are Testing a BB Gun That Might Have Been Thrown From Car
May 14, 2005
Hartford police are testing a BB gun that was turned in to them
Thursday by a city man who claims the weapon was seen being thrown
from a car that was involved in a controversial police shooting last
week, sources in the department said Friday.
Though police officials would not confirm that they were testing
a gun in connection with the shooting, sources said the weapon was
turned in Thursday night by a man who told police the gun was ditched
by a pair of young men who were involved in the incident, one of
whom was killed by police gunfire.
The man, who was not identified, told police he bought the gun from
another man who lives in the North End neighborhood where the shooting
took place last Saturday. He told police the man who sold him the
gun also told him that he retrieved it after he saw the gun being
thrown from the car as it sped away from pursuing officers, sources
Sources said the discovery could be crucial to the investigation
into the shooting because the officer who fired the shots, Hartford
Officer Robert Lawlor, has insisted that he saw one of the two suspects
reaching for a gun, prompting his decision to fire. Yet no gun was
ever found by police, despite hours of searching.
Sources said the gun is now being tested by a state forensics lab
to see if any blood or other biological material can be found on
it that might be linked to the two men who were in the car. If a
match is found, sources said, it could lend credibility to Lawlor's
claim that he was threatened by a gun.
But Jefferson Jelly, the attorney representing the family of the
man killed in the incident, 18-year-old Jashon Bryant, said the discovery
of the BB gun will likely have no impact on the case.
``Unless they have scientific evidence showing this gun was in the
hands of Jashon Bryant, it's meaningless,'' he said. ``It makes you
wonder when this gun shows up suddenly nearly a full week after the
Lawlor told investigators he fired on the car after he saw it lurching
toward his partner, federal agent Dan Prather. When he saw Bryant
reaching for what he believed was a gun, Lawlor said, he fired four
or five times, striking Bryant in the head and striking the driver
of the car, 21-year-old Brandon Henry, in the chest.
Hartford police policy states that officers are justified in firing
their weapons if they reasonably perceive that they or others are
in imminent danger of being harmed by someone, and there is no other
way to protect themselves.
Bryant died almost instantly while Henry was able to put the car
in gear and drive another three blocks until he crashed into another
car and came to a stop, according to police accounts. Henry then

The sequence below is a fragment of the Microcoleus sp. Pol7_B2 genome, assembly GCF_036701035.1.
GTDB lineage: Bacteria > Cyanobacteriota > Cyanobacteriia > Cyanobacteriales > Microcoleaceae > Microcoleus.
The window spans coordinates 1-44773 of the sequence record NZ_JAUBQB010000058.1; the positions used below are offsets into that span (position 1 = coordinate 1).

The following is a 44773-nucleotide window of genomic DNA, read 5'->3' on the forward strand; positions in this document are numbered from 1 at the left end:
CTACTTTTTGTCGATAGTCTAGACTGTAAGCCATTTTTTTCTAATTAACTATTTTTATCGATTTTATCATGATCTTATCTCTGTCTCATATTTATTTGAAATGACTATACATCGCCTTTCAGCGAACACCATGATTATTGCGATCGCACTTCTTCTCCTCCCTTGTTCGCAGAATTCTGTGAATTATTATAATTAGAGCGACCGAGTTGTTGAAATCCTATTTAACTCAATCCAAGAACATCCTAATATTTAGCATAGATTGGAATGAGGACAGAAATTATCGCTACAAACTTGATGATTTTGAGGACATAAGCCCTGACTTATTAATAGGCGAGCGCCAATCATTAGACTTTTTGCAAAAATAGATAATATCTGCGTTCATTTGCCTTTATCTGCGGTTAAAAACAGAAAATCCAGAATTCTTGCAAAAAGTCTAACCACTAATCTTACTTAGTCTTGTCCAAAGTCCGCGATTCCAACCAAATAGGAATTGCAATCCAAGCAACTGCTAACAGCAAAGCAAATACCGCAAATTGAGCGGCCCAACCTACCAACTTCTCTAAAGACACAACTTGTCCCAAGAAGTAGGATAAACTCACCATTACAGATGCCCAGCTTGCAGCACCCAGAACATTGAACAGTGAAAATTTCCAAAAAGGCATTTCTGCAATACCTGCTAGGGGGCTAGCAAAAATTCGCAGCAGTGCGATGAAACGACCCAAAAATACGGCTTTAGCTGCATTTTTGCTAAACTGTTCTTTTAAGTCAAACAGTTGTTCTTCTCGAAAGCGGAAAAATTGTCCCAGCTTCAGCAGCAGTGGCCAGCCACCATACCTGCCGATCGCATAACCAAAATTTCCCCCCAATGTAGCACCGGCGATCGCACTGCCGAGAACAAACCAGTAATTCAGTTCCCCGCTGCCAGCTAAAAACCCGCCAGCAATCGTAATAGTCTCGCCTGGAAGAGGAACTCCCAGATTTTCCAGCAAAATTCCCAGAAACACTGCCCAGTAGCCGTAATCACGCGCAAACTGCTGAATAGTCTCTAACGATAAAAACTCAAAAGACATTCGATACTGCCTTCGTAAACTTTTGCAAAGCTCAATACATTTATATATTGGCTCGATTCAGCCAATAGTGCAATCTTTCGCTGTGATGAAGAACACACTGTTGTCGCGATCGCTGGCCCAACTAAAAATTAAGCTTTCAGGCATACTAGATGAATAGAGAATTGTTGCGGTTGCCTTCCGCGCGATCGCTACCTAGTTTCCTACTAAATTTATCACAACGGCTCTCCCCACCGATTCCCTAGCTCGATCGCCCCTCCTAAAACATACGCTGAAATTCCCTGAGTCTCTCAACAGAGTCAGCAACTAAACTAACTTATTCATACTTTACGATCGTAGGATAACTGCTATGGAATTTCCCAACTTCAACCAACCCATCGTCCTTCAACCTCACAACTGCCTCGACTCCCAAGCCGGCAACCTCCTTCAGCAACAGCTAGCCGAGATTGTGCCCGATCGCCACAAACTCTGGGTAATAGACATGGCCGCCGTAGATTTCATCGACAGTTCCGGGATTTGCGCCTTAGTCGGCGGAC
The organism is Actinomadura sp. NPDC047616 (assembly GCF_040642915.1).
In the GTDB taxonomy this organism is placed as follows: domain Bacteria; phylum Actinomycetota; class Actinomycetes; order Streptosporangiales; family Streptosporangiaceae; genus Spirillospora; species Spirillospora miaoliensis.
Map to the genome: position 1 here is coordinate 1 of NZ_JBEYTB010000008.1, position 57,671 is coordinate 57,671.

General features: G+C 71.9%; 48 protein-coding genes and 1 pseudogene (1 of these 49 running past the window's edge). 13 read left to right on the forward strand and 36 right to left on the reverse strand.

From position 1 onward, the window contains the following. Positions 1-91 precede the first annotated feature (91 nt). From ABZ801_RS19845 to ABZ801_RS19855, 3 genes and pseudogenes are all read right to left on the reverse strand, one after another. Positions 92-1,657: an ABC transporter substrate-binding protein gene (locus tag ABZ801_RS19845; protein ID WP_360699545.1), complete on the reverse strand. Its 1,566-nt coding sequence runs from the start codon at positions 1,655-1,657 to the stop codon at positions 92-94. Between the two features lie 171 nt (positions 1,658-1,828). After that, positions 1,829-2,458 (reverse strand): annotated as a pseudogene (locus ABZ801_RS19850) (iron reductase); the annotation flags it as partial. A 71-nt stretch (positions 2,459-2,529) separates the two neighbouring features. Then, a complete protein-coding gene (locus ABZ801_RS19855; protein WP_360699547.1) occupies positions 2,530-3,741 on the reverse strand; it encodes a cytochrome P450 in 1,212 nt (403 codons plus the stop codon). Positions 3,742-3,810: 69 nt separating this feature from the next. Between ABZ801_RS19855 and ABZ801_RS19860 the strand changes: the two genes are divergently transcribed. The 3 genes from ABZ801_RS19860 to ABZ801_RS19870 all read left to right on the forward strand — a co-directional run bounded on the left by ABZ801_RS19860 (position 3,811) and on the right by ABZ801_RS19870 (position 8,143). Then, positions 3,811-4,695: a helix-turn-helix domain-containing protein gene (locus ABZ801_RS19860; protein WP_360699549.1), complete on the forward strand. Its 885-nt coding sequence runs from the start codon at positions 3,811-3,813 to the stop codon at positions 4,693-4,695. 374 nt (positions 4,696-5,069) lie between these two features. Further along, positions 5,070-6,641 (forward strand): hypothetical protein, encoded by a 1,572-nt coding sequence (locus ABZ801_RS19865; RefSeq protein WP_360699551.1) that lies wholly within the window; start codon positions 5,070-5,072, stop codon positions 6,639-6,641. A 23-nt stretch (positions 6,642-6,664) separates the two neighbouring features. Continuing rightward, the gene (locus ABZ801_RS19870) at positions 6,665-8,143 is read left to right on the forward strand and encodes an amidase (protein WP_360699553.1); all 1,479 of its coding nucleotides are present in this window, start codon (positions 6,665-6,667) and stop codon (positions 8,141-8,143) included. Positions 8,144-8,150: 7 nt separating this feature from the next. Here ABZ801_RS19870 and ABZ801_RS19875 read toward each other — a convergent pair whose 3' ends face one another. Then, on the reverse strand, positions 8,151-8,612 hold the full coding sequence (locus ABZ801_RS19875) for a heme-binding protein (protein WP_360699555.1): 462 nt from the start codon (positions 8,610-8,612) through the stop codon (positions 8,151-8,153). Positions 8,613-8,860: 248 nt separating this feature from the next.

ran out of the car and eluded pursuing officers until he was caught
hiding under a porch a block away on Elmer Street, police said. He
is now recovering from his injuries.
After he was taken to the hospital, Henry was interviewed briefly
by detectives before he was given an anesthetic for treatment of
his wound, according to a police report. Despite being asked repeatedly
about having a gun in the car, Henry consistently denied that he
or Bryant had a gun, the report said.
The police department's failure to find a gun in the car, or in
the area near Nelson Street where the car came to a stop, has prompted
many in the largely African American community of the North End to
claim the shooting was unjustified. They claim Lawlor, who is white,
fired recklessly on the two black men in the car.
Members of Bryant's family, along with others in the community,
have pointed out that Prather never fired his gun, even though Lawlor
said the car was lurching toward Prather. They also have dismissed
suggestions by some police officials that the two young men could
have thrown the gun from their car.
At a community rally Friday that took place at the North Main Street
parking lot where Bryant was killed, a crowd of friends, family and
community leaders chanted, ``There was no gun.''
Lawlor, however, has defended his decision to fire, commenting that
he believed he saw Bryant reaching for a gun and preparing to fire
it as Henry put the car in gear and headed toward his partner.
Henry, who also attended Friday's rally, is facing charges of possession
of narcotics, interfering with police and evading responsibility
in connection to the incident. The narcotics charge is connected
to a half-ounce of cocaine that was found in the car and which Henry
admitted to police that he was hiding in the vehicle, a police report
Reprinted with permission of the Hartford Courant.
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